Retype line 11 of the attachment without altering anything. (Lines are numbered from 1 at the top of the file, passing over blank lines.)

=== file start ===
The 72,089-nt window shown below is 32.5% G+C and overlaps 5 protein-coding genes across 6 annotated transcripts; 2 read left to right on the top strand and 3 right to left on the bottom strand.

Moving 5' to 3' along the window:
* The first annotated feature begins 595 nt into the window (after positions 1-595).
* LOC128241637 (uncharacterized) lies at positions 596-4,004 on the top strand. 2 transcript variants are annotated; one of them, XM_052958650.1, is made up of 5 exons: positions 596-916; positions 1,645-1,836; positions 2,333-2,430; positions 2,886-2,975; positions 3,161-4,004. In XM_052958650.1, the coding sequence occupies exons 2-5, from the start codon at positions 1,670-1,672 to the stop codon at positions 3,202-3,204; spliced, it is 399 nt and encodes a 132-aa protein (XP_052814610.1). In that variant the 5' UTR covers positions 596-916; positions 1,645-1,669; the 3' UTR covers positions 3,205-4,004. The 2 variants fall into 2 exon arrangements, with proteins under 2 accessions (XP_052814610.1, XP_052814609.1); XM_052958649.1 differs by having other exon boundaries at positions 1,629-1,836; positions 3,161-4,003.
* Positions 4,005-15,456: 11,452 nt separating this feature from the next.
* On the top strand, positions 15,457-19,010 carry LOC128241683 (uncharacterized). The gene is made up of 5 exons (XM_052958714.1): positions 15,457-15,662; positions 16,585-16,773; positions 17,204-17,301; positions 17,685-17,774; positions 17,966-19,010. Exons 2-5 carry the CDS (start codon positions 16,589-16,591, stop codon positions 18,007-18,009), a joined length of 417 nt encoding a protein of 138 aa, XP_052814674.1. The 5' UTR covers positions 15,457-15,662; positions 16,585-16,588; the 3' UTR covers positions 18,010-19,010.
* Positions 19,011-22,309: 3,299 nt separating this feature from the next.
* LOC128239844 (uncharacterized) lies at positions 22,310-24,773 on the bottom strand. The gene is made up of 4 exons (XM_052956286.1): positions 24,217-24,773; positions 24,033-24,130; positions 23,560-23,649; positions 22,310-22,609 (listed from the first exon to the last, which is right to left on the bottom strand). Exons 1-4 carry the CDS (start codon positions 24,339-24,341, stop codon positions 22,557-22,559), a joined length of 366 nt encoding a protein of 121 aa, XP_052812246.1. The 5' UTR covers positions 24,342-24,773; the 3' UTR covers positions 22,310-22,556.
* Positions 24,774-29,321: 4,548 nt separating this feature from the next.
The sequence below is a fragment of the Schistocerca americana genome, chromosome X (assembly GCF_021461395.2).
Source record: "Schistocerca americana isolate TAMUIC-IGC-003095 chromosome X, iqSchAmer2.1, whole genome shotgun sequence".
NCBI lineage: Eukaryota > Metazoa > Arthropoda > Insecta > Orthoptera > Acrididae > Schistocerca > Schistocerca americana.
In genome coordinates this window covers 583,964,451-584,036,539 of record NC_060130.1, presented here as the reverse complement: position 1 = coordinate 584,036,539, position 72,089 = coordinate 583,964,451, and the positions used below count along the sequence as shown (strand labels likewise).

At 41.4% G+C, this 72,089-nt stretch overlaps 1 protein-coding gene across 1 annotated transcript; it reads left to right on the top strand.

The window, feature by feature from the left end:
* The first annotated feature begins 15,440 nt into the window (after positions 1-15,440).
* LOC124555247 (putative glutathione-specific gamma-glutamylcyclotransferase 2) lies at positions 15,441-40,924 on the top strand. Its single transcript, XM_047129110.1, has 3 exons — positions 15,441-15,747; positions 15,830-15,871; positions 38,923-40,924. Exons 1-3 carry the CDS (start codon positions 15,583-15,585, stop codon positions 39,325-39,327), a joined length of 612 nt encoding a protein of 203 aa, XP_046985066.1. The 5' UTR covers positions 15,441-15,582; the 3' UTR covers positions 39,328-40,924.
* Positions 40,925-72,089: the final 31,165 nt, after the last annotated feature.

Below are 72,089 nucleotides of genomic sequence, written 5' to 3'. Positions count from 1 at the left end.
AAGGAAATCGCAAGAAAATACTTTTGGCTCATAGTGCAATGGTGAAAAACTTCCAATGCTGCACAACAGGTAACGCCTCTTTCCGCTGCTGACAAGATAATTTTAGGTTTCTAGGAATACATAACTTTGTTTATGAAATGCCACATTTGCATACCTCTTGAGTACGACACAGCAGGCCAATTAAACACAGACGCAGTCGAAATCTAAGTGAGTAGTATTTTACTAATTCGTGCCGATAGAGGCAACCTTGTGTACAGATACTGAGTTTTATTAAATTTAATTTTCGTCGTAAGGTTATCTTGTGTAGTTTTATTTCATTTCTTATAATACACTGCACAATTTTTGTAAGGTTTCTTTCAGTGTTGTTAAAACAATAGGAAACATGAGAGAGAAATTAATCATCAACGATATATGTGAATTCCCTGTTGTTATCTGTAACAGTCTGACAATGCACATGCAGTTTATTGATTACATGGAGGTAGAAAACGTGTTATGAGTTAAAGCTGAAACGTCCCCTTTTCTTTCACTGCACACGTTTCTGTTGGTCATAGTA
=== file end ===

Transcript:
Source record: "Schistocerca americana isolate TAMUIC-IGC-003095 chromosome X, iqSchAmer2.1, whole genome shotgun sequence".